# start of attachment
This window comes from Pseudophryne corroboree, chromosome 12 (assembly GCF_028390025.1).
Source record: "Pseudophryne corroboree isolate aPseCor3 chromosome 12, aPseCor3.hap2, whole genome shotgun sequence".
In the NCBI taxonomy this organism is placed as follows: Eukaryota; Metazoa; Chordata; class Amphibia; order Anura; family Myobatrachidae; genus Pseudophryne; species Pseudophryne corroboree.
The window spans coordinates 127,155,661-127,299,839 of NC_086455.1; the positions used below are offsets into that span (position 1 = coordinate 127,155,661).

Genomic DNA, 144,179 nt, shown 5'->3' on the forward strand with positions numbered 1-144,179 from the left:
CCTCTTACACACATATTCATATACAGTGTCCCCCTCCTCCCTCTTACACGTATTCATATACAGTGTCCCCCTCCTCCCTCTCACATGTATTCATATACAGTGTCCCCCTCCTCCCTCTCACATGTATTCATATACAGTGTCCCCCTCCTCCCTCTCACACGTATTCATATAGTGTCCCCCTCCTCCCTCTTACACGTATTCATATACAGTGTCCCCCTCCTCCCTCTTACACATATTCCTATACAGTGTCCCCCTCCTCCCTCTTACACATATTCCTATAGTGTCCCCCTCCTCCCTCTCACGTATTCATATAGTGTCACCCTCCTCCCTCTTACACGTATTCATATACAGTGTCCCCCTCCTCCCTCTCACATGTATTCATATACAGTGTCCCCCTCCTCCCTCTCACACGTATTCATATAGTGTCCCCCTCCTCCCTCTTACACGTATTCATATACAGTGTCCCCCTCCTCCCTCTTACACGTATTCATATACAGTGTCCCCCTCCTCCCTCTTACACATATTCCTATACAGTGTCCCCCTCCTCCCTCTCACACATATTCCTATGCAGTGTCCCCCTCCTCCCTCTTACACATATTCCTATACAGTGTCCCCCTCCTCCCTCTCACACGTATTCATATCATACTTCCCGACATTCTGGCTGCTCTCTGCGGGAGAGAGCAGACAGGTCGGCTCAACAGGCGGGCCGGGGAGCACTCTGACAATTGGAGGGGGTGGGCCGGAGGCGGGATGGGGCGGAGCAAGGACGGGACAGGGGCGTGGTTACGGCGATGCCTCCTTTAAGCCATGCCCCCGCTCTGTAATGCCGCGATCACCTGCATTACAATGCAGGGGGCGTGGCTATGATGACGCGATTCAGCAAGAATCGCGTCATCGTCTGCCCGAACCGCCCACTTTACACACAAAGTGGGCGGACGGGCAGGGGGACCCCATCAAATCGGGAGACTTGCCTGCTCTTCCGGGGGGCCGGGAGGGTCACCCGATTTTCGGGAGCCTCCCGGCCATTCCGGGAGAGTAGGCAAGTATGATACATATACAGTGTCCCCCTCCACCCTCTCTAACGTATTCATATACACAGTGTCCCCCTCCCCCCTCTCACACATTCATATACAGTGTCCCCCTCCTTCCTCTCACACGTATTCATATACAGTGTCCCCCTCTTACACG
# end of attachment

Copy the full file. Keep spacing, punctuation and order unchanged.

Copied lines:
This window comes from Pseudophryne corroboree, chromosome 12 (assembly GCF_028390025.1).
Source record: "Pseudophryne corroboree isolate aPseCor3 chromosome 12, aPseCor3.hap2, whole genome shotgun sequence".
In the NCBI taxonomy this organism is placed as follows: Eukaryota; Metazoa; Chordata; class Amphibia; order Anura; family Myobatrachidae; genus Pseudophryne; species Pseudophryne corroboree.
The window spans coordinates 127,155,661-127,299,839 of NC_086455.1; the positions used below are offsets into that span (position 1 = coordinate 127,155,661).

Genomic DNA, 144,179 nt, shown 5'->3' on the forward strand with positions numbered 1-144,179 from the left:
CCTCTTACACACATATTCATATACAGTGTCCCCCTCCTCCCTCTTACACGTATTCATATACAGTGTCCCCCTCCTCCCTCTCACATGTATTCATATACAGTGTCCCCCTCCTCCCTCTCACATGTATTCATATACAGTGTCCCCCTCCTCCCTCTCACACGTATTCATATAGTGTCCCCCTCCTCCCTCTTACACGTATTCATATACAGTGTCCCCCTCCTCCCTCTTACACATATTCCTATACAGTGTCCCCCTCCTCCCTCTTACACATATTCCTATAGTGTCCCCCTCCTCCCTCTCACGTATTCATATAGTGTCACCCTCCTCCCTCTTACACGTATTCATATACAGTGTCCCCCTCCTCCCTCTCACATGTATTCATATACAGTGTCCCCCTCCTCCCTCTCACACGTATTCATATAGTGTCCCCCTCCTCCCTCTTACACGTATTCATATACAGTGTCCCCCTCCTCCCTCTTACACGTATTCATATACAGTGTCCCCCTCCTCCCTCTTACACATATTCCTATACAGTGTCCCCCTCCTCCCTCTCACACATATTCCTATGCAGTGTCCCCCTCCTCCCTCTTACACATATTCCTATACAGTGTCCCCCTCCTCCCTCTCACACGTATTCATATCATACTTCCCGACATTCTGGCTGCTCTCTGCGGGAGAGAGCAGACAGGTCGGCTCAACAGGCGGGCCGGGGAGCACTCTGACAATTGGAGGGGGTGGGCCGGAGGCGGGATGGGGCGGAGCAAGGACGGGACAGGGGCGTGGTTACGGCGATGCCTCCTTTAAGCCATGCCCCCGCTCTGTAATGCCGCGATCACCTGCATTACAATGCAGGGGGCGTGGCTATGATGACGCGATTCAGCAAGAATCGCGTCATCGTCTGCCCGAACCGCCCACTTTACACACAAAGTGGGCGGACGGGCAGGGGGACCCCATCAAATCGGGAGACTTGCCTGCTCTTCCGGGGGGCCGGGAGGGTCACCCGATTTTCGGGAGCCTCCCGGCCATTCCGGGAGAGTAGGCAAGTATGATACATATACAGTGTCCCCCTCCACCCTCTCTAACGTATTCATATACACAGTGTCCCCCTCCCCCCTCTCACACATTCATATACAGTGTCCCCCTCCTTCCTCTCACACGTATTCATATACAGTGTCCCCCTCTTACACG